I never thought I needed neighbors. I thought the idea of neighbors in the traditional sense, you know, the Mr. Rogers kind, was a relic from another age. Back when people baked their own bread and had to physically go to the grocery store if they needed an egg, it made more sense to borrow one from Mrs. Cleaver next door. I get that. But now, we can have our groceries delivered to our counter if we’re in a pinch. And our social circles are available on our phones 24/7. So, what else are neighbors good for these days?
Growing up, we never lived in an addition or subdivision. My family lived in homes far enough apart from others that I never had “neighborhood friends.” I remember hearing about other kids riding bikes around their neighborhoods together or popping over to a neighbors house to play after school until dinner. But it wasn’t something I ever experienced or even thought much about. I definitely didn’t feel like I was missing anything. I had a brother, cousins, school friends, and church friends, after school activities, church events. It was enough. It was a lot, actually. We spent a lot of time in the car, and my mom was basically a full-time chauffeur, now that I think about it.
After college, I got married, and we got an apartment. I never met any of our neighbors. The sum total of my effort to connect was a smile and a nod in the breezeway while I got the mail. Everyone was busy and young and transient.
A few years later, we moved to an established housing addition in the suburbs. When we were searching for a home, the neighbor vibe wasn’t on my radar. I wanted a fenced in backyard and a garage. We had a dog, and no kids, busy social lives, and friendly neighbors just weren’t a priority. Our neighborhood was all older, quiet singles or couples; it had the feeling of a retirement community.
Then came the big move to the country. We bought 10 acres of farmland, and that’s where I ended up staying and raising my daughter as a single mom for almost a decade. Looking back, I should have gotten out of there sooner. It was beautiful and peaceful, but it was lonely. Far away from friends and any social scene, we found ourselves driving to find community… again.
Fast forward to 2 years ago during a lunch date, when my realtor husband saw a home that fit our budget and desires pop up on the market. We scheduled a quick showing and immediately placed an offer. By 9 pm, we were under contract. We loved the yard, the area, the square footage, and the price. We knew next to nothing about the neighborhood itself, the community, or what mix of people lived here. Boy, were we in for a surprise.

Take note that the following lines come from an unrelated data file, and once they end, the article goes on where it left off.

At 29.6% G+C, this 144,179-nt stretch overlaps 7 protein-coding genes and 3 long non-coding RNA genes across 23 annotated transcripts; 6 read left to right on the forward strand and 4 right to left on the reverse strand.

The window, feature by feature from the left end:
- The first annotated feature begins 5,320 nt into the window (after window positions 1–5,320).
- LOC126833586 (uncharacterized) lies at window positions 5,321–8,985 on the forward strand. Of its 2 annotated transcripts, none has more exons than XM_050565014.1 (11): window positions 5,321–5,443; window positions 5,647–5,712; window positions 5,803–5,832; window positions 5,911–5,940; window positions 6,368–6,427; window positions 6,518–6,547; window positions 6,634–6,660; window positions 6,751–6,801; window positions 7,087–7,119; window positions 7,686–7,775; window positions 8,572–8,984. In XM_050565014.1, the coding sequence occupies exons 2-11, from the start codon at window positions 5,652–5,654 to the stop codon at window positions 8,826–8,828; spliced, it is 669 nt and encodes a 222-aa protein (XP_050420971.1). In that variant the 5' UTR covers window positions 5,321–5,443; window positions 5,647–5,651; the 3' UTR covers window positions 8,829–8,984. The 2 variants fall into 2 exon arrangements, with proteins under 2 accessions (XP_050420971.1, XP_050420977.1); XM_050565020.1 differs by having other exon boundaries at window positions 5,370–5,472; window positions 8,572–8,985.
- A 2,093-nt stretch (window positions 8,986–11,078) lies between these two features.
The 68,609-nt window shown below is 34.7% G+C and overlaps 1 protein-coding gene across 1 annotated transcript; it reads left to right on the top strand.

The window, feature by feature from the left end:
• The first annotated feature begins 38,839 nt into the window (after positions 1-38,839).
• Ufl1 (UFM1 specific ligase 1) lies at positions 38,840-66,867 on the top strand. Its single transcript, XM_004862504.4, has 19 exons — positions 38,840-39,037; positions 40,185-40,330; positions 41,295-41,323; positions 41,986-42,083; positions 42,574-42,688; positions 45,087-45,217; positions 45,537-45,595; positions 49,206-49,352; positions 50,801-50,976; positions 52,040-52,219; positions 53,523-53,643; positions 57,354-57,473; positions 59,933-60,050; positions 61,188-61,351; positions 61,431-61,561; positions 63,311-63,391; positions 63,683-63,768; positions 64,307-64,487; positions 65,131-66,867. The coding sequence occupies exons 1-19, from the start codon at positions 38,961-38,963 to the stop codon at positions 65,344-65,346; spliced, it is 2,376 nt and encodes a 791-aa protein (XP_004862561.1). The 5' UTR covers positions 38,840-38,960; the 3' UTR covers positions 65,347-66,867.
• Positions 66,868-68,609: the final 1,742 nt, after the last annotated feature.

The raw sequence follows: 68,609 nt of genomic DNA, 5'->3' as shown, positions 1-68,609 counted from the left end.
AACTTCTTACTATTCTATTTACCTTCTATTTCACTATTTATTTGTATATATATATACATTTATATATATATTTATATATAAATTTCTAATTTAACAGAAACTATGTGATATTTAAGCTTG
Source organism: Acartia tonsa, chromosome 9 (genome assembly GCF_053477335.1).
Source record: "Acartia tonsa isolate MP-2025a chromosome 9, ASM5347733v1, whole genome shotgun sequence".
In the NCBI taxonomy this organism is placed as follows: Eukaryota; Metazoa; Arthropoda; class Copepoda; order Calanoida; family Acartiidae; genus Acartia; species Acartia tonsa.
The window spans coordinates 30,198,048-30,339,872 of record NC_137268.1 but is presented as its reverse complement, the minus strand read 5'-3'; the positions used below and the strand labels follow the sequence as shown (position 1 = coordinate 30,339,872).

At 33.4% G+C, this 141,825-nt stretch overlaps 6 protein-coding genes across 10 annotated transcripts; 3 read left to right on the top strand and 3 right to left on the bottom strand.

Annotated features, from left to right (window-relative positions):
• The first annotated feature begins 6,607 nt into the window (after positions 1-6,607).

I joined the neighborhood Facebook page and immediately discovered we had fallen into the closest knit community of neighbors I have ever even heard of. These neighbors were involved, communicative, supportive, always willing to lend a hand.
Did a tree fall on your mailbox? Never fear, Dean will be right over with his chain saw.
Are you sick or recovering? Don’t worry about dinner. Nicki will drop something off at 5 for your family.
Do you need to borrow jumper cables? An air compressor? Mole traps? Matt is gonna walk ‘em on down tonight and share a beer while it all gets fixed up.
Anybody bored on a Friday night? Bring the kids to play and a dish to share. The Yeadons are watching the big game, and everyone’s invited.
I’ve got a text thread a mile long filled with support and laughs from all the other moms in the neighborhood; women who aren’t just on the other side of the phone screen. They’re on the other side of the screen door.
Around 11 pm one night this past fall, the neighborhood moms got a text from a pregnant mama who needed to go to the hospital with early contractions. I was able to be on her porch in 5 minutes, so her toddler could stay sleeping through it all, and they could be on their way. They had a family member they could call, but she was 45 minutes away. Yes, extended family is good. But neighbors are even better in times like that.
These people. This community. It’s changed my whole view on home buying. More than that, they’ve changed my entire outlook on “HOME.” When we moved here, I thought we were getting a new house. I didn’t know we were getting a whole new way of life, a community of neighbors that are truly friends, and a bunch of built-in best buds for our kids.
If you are looking for a new place to call home, don’t leave it to chance as we did. We lucked out big time. Add “good neighbors” to your list of home search priorities. And even if you aren’t moving anytime soon, why not create the culture you want? If you haven’t built relationships with your neighbors yet, start now. It might be just the thing you didn’t know you were missing.